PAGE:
2. Are there any other belts, pulleys, gaskets, etc. that should be changed while their doing the timing belt. I don't know much about cars but I know that timing belt changes are expensive because they're hard to get to so I figure while the engine is lifted or whatever I might as well have other stuff replaced as well if its there.

Jackie at Annapolis Subaru(a supporting vendor here, think discount) has been nice enough to put together the parts commonly used in doing the timing belt service.

http://www.subaruforester.org/vbulletin/f125/forester-timing-belt-kits-76277/
If it were mine or I were doing it for some one I would get every thing and go under the assumption none of it has been done and it is all in need of replacement. You can justify this since as you said, you bought a high mileage vehicle and tend to keep it.

3. Should I spend extra money and have a dealership do it? I do not have a trusted mechanic but I understand dealerships are considerably more expensive than a general shop, but I believe somewhat in the philosophy you get what you pay for, and since I bought I high mileage vehicle I really want the best maintenance possible. But on the other hand I hate being ripped off and throwing money away.

The 2.5L SOHC is not a hard engine to do a timing belt job on, you could probably do it your self just fine but if you do want it in some one else's hands so you can hold the liable should any thing go wrong, I would say ask/look around for a independent shop that is familiar with Subarus to save some cash.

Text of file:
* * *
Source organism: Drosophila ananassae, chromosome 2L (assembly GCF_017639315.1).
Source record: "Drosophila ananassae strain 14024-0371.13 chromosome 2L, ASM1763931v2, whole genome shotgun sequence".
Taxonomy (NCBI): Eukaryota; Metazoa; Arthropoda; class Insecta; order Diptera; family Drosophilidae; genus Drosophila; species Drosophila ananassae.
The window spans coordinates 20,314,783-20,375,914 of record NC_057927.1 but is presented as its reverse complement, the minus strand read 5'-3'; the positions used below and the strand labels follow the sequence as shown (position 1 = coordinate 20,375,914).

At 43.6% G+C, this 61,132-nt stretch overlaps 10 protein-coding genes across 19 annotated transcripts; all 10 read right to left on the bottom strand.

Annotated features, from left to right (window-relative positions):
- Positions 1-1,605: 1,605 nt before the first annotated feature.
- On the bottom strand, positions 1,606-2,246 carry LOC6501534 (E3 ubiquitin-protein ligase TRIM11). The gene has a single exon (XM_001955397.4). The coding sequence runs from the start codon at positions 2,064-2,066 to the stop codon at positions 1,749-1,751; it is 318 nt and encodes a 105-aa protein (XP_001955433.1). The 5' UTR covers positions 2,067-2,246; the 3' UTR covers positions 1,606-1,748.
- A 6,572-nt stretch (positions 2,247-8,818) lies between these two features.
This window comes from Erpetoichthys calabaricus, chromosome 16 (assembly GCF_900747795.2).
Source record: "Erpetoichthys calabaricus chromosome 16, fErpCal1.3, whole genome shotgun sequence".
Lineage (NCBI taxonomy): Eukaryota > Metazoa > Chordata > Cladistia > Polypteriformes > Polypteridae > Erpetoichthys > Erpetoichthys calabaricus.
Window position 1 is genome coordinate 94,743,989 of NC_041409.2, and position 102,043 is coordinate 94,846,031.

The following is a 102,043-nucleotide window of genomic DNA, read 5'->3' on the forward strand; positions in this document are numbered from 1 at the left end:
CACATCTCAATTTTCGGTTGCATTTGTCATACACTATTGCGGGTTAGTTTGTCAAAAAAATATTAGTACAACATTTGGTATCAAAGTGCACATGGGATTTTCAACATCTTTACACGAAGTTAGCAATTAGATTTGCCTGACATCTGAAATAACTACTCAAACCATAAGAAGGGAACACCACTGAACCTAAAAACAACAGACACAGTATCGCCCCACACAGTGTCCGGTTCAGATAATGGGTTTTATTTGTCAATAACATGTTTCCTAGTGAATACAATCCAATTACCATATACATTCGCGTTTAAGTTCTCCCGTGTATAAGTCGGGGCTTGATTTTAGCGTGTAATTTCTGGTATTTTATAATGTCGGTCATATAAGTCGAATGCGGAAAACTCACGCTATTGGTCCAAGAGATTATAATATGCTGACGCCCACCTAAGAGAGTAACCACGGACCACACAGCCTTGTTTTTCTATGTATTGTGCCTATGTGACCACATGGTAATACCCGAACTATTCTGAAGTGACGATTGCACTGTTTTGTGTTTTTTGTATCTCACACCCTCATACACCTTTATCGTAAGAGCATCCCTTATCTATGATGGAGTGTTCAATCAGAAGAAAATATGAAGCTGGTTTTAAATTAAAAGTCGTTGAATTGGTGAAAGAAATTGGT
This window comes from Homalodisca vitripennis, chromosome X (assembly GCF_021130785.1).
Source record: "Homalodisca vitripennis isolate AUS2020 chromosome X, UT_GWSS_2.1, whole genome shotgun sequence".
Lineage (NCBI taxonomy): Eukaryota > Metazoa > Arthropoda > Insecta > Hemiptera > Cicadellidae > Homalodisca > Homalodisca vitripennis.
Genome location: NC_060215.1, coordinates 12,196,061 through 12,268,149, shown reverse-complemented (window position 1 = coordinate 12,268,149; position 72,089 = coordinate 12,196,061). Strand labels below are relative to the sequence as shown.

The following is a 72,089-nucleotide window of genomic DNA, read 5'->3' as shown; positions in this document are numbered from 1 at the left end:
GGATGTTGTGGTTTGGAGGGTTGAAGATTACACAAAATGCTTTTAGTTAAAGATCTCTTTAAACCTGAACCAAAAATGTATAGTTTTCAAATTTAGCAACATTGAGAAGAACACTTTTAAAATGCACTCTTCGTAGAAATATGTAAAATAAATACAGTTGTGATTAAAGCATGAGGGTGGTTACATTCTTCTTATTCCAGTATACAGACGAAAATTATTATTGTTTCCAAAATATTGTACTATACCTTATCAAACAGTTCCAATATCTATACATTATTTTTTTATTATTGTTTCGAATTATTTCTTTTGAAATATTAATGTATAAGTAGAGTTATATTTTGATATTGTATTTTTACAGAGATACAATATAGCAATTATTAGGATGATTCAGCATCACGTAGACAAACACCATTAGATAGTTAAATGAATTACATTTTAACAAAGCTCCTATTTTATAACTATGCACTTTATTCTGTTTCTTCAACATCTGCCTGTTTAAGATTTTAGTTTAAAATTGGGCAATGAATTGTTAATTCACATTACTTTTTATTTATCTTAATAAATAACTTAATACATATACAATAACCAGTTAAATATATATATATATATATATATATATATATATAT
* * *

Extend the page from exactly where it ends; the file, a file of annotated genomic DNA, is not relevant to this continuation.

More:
4. I know 2002 is a year with head gasket issues but I have not seen any sign of this yet, is there anything I should do or a good way to catch these issues early?

Keep an eye on the temp gauge and watch the coolant level. If the temp get erratic it could point to HGs. Also watch/smell for coolant leaks.

additional info: I'll be living in Little Rock AR, and they have a Subaru dealership and I'm also in Fayetteville AR quite often which also has a dealer ship if anyone has used either one let me know your experience.

Long post, I know but advice is greatly desired.
Thanks everyone
 

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2001 Forester Slushbox
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1,777 Posts
^Listen to him,knows his stuff.

Wouldn't hurt to put some Subaru coolant conditioner in it as well.
 

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2008 Forester X Premium 5MT
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8,071 Posts